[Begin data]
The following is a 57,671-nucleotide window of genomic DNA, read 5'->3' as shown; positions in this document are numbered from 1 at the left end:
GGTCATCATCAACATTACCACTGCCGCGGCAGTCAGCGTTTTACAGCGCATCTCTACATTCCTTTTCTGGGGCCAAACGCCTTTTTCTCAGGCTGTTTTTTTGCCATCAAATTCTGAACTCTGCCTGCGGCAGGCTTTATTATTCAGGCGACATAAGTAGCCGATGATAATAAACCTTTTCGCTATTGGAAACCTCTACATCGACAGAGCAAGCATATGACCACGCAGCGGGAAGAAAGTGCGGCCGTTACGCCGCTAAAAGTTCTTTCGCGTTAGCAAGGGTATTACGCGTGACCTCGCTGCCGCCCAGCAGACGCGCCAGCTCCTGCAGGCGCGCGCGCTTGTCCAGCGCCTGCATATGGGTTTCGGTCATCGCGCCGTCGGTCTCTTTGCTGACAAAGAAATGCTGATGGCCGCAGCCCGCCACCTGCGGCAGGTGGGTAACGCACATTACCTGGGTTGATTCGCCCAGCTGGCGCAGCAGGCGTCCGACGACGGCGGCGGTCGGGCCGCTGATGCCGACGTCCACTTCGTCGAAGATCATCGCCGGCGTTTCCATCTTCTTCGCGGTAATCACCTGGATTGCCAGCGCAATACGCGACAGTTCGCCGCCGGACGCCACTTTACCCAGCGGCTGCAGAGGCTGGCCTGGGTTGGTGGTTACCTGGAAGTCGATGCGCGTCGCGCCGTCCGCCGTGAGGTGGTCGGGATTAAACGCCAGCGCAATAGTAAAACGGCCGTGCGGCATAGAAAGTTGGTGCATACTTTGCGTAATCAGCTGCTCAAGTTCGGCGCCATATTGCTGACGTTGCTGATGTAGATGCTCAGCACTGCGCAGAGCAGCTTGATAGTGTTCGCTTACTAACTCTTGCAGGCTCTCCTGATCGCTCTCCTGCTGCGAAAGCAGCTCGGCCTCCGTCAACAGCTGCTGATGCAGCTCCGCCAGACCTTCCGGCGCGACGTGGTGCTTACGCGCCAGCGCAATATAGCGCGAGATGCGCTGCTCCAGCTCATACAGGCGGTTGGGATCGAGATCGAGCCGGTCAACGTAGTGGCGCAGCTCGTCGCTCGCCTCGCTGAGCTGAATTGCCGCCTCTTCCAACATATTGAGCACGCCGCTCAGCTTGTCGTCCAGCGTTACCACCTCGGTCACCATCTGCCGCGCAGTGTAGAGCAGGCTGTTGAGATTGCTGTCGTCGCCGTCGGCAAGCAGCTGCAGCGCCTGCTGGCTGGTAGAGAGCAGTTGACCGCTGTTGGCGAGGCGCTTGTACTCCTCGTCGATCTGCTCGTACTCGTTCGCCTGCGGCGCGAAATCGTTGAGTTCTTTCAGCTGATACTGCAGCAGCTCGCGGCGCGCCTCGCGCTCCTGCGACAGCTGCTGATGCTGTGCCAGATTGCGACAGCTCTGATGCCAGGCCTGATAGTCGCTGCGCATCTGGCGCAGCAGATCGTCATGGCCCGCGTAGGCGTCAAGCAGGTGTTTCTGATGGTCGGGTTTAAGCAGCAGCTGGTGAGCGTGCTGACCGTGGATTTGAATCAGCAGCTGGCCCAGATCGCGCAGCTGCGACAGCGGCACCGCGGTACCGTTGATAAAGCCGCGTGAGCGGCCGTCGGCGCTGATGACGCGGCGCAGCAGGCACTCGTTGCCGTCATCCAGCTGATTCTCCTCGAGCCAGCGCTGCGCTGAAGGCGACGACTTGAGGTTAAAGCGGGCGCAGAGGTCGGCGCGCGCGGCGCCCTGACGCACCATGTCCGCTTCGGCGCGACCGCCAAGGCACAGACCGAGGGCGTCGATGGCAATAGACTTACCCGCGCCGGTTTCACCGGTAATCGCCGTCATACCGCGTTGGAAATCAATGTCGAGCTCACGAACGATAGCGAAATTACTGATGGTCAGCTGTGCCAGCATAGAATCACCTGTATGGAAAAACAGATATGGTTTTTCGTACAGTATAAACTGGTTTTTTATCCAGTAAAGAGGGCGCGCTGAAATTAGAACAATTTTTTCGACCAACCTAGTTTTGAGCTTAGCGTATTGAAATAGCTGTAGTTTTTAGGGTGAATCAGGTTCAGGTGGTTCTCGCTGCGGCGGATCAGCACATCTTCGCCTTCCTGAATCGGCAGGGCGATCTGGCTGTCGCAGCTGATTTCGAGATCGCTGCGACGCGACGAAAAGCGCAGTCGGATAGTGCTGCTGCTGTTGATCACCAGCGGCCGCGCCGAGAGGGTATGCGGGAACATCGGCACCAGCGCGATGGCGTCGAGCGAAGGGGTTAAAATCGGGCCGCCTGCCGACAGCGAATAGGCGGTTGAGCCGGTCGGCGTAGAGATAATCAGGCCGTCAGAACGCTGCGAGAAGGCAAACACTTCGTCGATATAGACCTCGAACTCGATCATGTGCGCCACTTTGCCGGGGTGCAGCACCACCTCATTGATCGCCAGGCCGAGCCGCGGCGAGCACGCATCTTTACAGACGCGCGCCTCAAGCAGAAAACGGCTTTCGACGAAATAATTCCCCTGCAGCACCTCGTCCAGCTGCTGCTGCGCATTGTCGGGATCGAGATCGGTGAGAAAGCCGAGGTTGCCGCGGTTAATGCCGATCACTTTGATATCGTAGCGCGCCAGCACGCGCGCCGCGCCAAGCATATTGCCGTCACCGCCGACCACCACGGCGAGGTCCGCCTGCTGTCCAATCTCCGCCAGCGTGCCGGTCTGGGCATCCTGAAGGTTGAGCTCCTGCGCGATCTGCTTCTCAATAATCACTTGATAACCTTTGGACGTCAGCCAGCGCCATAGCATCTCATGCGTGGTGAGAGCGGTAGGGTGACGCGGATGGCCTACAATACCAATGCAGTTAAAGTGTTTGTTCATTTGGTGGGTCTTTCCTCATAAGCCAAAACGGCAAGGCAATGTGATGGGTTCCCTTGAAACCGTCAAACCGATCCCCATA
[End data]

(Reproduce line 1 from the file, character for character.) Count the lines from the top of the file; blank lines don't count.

The following is a 57,671-nucleotide window of genomic DNA, read 5'->3' as shown; positions in this document are numbered from 1 at the left end: